The "Russian" Mafia in America

In October 1996, during testimony before a congressional committee, FBI Director Louis Freeh spent a good part of his time discussing international organized crime. Freeh, pointing to the FBI's arrest of one Vyacheslav Ivankov—the reputed "godfather" of the Russian mafia who is now serving a ten-year sentence in a federal pen in New York—emphasized the threat that organized crime from the Former Soviet Union (FSU) posed to American security. Nezavisimaya Gazeta, probably the most widely read newspaper among Russian elites, reported that "this theme"—the global threat represented by the Russian mafia—was "gleefully developed" by Western media, which publishes and broadcasts "more and more menacing details about crimes committed by Russian mafiosi." The paper's Aleksandr Sharev further claimed, probably correctly, that the firestorm over the Russian mafia had been ignited by a study published in the United States in 1996 by the Center for Strategic Studies (CSS), which "blew the Russian mafia threat up to almost worldwide dimensions."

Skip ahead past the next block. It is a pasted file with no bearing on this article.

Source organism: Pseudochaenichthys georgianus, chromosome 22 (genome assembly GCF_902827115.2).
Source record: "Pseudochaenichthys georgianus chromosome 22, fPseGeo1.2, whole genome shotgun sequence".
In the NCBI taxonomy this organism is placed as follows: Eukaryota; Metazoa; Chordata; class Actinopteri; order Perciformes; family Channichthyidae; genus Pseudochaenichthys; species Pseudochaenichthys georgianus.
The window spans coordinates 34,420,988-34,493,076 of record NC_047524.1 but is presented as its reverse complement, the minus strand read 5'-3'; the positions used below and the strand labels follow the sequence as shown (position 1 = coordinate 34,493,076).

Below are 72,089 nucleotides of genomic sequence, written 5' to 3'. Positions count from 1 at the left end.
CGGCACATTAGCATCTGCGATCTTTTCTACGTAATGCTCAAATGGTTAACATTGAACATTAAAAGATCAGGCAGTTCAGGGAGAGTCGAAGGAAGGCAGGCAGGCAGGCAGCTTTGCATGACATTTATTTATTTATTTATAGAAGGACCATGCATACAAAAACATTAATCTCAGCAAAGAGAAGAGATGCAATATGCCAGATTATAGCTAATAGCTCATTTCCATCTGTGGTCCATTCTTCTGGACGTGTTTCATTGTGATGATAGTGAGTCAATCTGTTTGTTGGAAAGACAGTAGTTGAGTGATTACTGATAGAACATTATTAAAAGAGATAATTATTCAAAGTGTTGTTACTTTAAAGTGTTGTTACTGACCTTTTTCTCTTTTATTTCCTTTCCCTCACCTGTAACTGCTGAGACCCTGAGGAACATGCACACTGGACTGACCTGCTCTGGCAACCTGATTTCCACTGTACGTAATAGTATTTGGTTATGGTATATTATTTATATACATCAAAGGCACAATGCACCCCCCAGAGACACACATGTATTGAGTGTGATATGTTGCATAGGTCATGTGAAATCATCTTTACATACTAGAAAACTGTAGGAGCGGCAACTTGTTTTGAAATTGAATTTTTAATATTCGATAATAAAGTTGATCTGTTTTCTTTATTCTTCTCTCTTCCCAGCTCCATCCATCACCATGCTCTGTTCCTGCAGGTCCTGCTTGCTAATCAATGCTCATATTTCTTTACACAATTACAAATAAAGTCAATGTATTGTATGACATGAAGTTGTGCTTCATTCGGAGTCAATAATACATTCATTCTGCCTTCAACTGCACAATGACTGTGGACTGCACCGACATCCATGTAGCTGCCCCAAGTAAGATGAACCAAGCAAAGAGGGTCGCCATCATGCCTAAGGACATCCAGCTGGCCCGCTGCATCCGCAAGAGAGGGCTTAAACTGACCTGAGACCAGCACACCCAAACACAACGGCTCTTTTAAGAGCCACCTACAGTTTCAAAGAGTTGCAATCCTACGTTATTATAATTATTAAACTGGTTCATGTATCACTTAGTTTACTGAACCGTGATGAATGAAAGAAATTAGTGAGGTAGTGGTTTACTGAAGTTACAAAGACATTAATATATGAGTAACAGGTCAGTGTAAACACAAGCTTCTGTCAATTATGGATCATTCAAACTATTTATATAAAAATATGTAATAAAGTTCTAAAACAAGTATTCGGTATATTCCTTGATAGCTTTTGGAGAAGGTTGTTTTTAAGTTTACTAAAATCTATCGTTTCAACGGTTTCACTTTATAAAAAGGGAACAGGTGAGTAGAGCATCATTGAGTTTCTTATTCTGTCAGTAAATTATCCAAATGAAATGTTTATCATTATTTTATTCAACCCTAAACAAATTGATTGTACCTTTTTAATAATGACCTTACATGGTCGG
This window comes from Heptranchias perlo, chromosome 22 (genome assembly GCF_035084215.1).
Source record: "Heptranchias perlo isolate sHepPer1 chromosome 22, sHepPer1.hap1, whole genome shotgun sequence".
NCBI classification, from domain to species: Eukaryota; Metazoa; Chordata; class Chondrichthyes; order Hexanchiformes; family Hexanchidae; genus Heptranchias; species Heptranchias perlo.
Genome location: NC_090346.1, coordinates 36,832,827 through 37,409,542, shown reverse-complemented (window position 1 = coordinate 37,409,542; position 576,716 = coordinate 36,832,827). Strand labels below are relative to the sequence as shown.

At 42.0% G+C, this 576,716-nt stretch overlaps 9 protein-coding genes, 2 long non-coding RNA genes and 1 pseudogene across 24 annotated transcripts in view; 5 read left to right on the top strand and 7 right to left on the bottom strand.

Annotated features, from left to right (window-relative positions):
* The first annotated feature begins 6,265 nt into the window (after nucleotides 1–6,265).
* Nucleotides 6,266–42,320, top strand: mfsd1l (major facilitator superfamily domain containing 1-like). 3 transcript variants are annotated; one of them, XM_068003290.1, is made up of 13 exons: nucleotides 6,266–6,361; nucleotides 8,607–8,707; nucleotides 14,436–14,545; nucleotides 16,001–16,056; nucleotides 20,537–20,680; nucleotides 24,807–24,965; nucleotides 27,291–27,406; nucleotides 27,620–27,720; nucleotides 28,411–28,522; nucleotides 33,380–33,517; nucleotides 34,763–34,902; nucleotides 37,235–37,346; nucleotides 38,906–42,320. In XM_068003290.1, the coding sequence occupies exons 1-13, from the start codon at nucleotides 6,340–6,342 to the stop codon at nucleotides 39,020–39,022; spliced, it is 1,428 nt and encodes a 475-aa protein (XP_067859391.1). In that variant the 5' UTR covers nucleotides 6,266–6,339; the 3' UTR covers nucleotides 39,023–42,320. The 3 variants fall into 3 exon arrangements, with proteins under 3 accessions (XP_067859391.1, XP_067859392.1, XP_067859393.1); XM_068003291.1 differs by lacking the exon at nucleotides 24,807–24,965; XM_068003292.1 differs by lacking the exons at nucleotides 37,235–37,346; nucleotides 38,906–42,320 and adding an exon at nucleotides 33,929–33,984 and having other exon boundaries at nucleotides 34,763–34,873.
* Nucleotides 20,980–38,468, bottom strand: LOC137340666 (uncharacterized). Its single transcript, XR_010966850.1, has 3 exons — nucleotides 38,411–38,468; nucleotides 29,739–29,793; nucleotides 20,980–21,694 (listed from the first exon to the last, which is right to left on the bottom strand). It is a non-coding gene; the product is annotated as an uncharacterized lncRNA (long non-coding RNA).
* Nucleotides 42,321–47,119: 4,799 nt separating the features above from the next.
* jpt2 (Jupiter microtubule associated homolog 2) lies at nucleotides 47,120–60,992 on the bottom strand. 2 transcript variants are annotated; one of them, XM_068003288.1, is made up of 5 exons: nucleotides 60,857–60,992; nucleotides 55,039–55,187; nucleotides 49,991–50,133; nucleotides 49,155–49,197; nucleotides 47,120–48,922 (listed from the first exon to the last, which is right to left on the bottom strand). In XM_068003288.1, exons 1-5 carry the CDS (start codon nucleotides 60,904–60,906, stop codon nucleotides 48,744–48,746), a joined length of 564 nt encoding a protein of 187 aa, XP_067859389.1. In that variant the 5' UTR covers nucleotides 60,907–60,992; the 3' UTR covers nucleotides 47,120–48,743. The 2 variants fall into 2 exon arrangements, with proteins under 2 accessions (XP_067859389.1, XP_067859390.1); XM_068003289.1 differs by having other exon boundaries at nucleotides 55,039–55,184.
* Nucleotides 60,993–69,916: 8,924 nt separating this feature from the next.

The Russians, ever sensitive to the West's alleged Russophobia, reacted sharply. Former Minister of Internal Affairs (the MVD, responsible for police and internal troops) Anatoli Kulikov blasted Freeh and the CSS study, claiming that the exaggerated accounts of Russian Al Capones were being spread in order to "isolate...

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